Sadly, due to bigotry and prejudice, many special needs families find themselves dealing with CPS (Child Protective Services). I have even told families not to get too stressed out by this, as your first CPS call is common for many of us with kids with special needs.
But dealing with CPS is stressful and can be scary. So our first advice is to BREATHE. You are not the first family this has happened to! Our second piece of advice is to get a lawyer, because a lawyer can give you legal advice and neither of us are West Virginia lawyers. So we are offering general information here, not legal advice.
Still, it is helpful to know about some of your rights if CPS comes to call.
First of all, Child Protective Services is just like any other law enforcement agency. No police officer or CPS worker can come into your home without your permission UNLESS they have a warrant. If you do allow CPS workers into your home, you are then giving them legal permission to gather evidence from your home. So think before letting a CPS worker into your home without a warrant. And if a CPS worker AND a police officer show up at your door, they still need a warrant to demand access to your home, and you can refuse to allow them entry unless they have a warrant.
You can also inform CPS that you will speak to them when you have contacted your lawyer and your lawyer is present. CPS can not deny you your lawyer. So you have the right – unless they have a warrant – to demand to talk with CPS when your lawyer is with you. In fact, most lawyers (not that we can give legal advice) will want you to have them with you when speaking to CPS.
Finally, in West Virginia, CPS workers are required to give you a pamphlet outlining all of your rights. The booklet is entitled “A Parent’s Guide to Working with Child Protective Services.” CPS should ask you if you have a lawyer – which is required in their guidelines, and if you indicate yes, they should then make sure you have your lawyer’s permission to speak with them – again required in CPS’s guidelines. So it is almost always in your benefit to have a lawyer, and why we are saying speak to your lawyer.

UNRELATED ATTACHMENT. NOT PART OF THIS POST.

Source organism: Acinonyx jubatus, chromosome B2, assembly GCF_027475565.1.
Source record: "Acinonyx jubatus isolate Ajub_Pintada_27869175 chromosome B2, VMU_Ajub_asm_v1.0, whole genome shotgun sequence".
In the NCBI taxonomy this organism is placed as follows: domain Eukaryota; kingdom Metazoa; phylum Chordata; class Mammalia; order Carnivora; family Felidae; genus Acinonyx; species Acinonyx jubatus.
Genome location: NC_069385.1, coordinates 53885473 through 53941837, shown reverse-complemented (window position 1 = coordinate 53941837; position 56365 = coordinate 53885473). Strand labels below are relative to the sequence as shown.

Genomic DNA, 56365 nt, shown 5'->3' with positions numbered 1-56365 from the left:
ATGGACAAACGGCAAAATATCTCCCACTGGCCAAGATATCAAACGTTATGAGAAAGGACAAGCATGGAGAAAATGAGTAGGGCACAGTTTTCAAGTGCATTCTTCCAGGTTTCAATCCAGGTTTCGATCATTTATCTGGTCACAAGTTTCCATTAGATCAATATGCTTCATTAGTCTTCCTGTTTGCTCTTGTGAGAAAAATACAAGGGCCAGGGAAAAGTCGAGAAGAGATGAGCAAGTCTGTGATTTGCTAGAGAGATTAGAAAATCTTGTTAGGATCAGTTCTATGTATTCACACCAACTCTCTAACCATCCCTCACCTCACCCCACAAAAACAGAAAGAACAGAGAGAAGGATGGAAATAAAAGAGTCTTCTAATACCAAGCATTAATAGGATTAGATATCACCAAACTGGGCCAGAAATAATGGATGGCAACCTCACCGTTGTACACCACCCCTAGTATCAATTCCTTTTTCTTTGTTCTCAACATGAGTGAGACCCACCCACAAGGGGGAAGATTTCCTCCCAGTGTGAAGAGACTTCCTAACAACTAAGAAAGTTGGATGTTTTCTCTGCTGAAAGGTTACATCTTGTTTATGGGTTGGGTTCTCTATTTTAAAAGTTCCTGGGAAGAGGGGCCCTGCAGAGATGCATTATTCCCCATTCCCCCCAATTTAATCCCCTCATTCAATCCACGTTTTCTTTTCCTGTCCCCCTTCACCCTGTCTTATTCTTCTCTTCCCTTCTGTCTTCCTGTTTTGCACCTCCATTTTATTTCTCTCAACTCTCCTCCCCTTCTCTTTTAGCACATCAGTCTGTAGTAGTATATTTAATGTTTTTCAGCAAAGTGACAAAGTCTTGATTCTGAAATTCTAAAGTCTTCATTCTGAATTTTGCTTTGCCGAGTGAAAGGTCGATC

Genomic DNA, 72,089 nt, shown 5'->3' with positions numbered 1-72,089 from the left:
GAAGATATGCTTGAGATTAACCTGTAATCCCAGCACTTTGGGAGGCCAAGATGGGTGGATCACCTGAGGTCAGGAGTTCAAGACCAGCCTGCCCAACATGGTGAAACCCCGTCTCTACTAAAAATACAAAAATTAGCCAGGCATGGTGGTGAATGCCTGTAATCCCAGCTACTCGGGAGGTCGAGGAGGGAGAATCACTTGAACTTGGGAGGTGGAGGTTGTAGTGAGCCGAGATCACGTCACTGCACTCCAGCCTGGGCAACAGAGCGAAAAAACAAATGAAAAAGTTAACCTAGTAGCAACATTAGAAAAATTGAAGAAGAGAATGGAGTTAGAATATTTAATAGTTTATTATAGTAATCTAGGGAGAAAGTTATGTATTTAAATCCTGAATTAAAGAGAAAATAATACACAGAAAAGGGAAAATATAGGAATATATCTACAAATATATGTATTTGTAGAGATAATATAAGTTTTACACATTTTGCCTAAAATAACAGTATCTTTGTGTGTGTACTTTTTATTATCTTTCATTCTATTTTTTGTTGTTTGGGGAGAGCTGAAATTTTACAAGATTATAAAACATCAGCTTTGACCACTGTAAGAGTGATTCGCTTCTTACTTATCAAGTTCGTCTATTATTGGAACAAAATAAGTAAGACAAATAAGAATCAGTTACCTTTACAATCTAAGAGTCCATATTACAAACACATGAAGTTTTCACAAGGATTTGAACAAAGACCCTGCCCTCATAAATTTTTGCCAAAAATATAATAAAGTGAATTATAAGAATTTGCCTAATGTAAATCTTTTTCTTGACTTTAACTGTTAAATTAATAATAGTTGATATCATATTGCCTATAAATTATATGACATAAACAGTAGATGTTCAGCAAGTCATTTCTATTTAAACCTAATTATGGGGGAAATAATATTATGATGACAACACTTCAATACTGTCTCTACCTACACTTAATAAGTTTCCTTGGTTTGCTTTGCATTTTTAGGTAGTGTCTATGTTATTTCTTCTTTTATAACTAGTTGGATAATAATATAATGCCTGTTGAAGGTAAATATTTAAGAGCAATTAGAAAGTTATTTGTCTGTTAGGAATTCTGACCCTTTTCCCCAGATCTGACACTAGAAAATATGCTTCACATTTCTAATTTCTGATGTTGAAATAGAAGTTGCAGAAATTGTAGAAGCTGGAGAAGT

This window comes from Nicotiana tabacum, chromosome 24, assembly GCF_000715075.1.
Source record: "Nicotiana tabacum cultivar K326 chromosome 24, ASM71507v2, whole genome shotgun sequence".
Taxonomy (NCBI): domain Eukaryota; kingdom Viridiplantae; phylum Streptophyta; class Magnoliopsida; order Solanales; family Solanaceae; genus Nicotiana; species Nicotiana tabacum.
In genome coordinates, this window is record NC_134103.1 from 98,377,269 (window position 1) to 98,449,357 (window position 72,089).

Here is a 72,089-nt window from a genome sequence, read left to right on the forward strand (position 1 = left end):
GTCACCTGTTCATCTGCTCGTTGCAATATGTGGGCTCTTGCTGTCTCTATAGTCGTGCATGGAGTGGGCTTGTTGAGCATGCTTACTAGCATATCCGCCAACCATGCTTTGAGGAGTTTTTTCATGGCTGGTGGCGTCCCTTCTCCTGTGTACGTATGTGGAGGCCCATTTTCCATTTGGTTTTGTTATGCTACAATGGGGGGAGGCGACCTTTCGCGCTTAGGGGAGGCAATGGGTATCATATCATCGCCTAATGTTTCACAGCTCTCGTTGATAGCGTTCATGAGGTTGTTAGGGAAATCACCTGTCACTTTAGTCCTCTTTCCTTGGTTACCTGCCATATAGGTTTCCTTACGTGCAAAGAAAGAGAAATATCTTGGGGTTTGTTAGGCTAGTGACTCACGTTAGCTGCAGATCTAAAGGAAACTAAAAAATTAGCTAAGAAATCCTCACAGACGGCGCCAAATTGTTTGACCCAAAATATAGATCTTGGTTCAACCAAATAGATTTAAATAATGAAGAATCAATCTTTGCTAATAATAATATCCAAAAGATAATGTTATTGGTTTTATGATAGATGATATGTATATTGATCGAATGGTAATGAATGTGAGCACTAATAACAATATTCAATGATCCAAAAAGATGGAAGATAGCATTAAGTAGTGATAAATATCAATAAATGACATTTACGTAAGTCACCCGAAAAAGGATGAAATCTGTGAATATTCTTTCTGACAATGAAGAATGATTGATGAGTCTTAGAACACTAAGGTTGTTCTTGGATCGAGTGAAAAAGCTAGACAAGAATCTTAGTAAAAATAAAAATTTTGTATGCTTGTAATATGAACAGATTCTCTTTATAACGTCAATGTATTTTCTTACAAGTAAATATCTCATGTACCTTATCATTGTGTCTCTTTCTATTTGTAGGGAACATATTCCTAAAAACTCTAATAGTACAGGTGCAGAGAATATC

You can read the West Virginia guidelines for Child Protective Services here. We strongly encourage you to read this, even though it is long and wordy. It details your rights here in West Virginia and informs you how CPS should proceed. Knowing your rights is important.
And finally, note that the CPS guidelines in West Virginia state clearly that:
“Conversely, reports that do not constitute a reasonable cause to suspect that child abuse or neglect has or is likely to occur but describe some behavior that the reporter or the agency believes is inappropriate, may not be accepted for Family Functioning Assessment. The authority to conduct Family Functioning Assessment extends to those cases when the reported information potentially meets the definitions of child abuse or neglect.” – West Virginia Child Protective Services Policy, p. 29
In West Virginia, what constitutes child abuse and neglect is codified by law, and CPS can not investigate you for choosing to parent in ways not covered by law. So if you homeschool and comply with homeschool law, CPS can not investigate you for homeschooling. If you are obtaining medical attention for your child, but turn down a non-critical medication , CPS can not investigate your child for denying a non-critical med. If you choose to be vegan, or follow some other diet, so long as your child is developing within medical norms, CPS can not investigate you for following that diet.
The most important thing to do is know your rights, read the laws, and get a lawyer. CPS does have an important job to do, and we all know of horrible examples of child abuse when CPS somehow dropped the ball. So it is in the interest of all families to make sure CPS is following their own guidelines and investigating families where there is a real question of harm.
Again, this is not a legal website, and we are not lawyers. We can not give you legal advice. We strongly encourage anyone dealing with CPS to get a lawyer for legal advice as soon as possible.